For someone on the far Left Todd I have no doubt that Obama would appear moderate. For those Americans who have not swilled the “progressive” Kool Aide, Obama is quickly becoming president non grata. At 45% Obama is falling back on his Democrat base. Assuming the economy stays in the tank, I am expecting him to decline to 38% to 40% by the Spring of next year, assuming no foreign disaster. After he announces more troops to Afghanistan next week, that might peel off a point or two of the Out-Now crowd.

    You do have my sympathies Todd. It can be hard to vote for a man and then have him revealed as completely inept at the job. You can take solace from this observation however. With Jimmy Carter’s record as president, it will be difficult, although not impossible, for Obama to claim the distinction of worst post World War II president.

  • … or the worst president EVER.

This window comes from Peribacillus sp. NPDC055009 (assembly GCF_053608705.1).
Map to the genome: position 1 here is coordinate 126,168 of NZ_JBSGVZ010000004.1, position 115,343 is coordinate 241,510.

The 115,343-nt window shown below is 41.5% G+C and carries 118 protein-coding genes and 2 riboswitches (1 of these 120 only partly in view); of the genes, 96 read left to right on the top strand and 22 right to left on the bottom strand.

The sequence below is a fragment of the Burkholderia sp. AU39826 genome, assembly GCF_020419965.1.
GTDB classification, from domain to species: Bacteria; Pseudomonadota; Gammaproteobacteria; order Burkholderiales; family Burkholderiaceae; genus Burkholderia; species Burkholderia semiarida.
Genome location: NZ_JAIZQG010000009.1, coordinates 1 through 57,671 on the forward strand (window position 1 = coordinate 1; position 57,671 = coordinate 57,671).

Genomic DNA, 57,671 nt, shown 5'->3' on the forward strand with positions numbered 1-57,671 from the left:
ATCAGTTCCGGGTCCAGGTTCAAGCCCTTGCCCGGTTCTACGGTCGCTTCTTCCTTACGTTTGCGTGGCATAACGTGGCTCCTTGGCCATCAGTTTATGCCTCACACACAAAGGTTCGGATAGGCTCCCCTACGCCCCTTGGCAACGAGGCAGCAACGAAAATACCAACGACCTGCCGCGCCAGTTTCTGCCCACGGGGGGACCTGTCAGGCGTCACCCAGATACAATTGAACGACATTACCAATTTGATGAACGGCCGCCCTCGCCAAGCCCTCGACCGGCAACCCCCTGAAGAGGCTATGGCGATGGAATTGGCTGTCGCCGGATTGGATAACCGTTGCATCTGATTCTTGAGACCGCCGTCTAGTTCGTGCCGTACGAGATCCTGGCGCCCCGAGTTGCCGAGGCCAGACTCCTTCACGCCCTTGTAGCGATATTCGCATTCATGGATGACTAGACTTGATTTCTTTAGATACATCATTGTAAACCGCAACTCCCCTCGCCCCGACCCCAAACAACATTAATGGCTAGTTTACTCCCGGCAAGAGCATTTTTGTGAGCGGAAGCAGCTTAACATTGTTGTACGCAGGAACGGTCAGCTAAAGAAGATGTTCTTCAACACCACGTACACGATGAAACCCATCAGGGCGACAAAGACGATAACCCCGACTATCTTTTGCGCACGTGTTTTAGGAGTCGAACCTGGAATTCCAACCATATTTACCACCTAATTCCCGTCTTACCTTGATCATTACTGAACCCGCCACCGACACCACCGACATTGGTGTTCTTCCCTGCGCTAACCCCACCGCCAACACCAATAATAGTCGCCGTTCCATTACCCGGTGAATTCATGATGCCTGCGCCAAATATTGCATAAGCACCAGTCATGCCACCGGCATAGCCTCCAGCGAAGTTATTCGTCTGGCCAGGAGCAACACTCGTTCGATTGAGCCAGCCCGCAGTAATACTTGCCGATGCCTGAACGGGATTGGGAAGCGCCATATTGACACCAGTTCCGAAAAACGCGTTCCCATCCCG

• Wow! So Pelosi, Kate Michelman, the late Ted Kennedy, Ruth Bader Ginsburg, and Obama are “conservatives” on the subject of abortion, because conservatives are always on the side of settled law, no matter what the law happens to be.
    Who knew?

    Nice bit of sophistry. Reminds me of the media trick of referring to the hard-line Russian Communists who opposed Yeltsin in the early ’90’s as “conservatives.”
    It was an entirely inaccurate description but a cute way for liberals to reassure themselves that they are ever on the side of the angels.

  • Tito may be right, Donald. In just one year, Obama is giving Mr. Peanut a run for his money. By 2012, The One might even match the dismal record of Buchanan, who was long thought unbeatable in the “Worst President” category.

    For America’s sake, I certainly hope not, but the possibility *shudder* is there.

  • You might be right Donna. Glenn Reynolds, Instapundit, is saying that a reprise of the Carter Administration is a best case analysis now.

  • It can be hard to vote for a man and then have him revealed as completely inept at the job.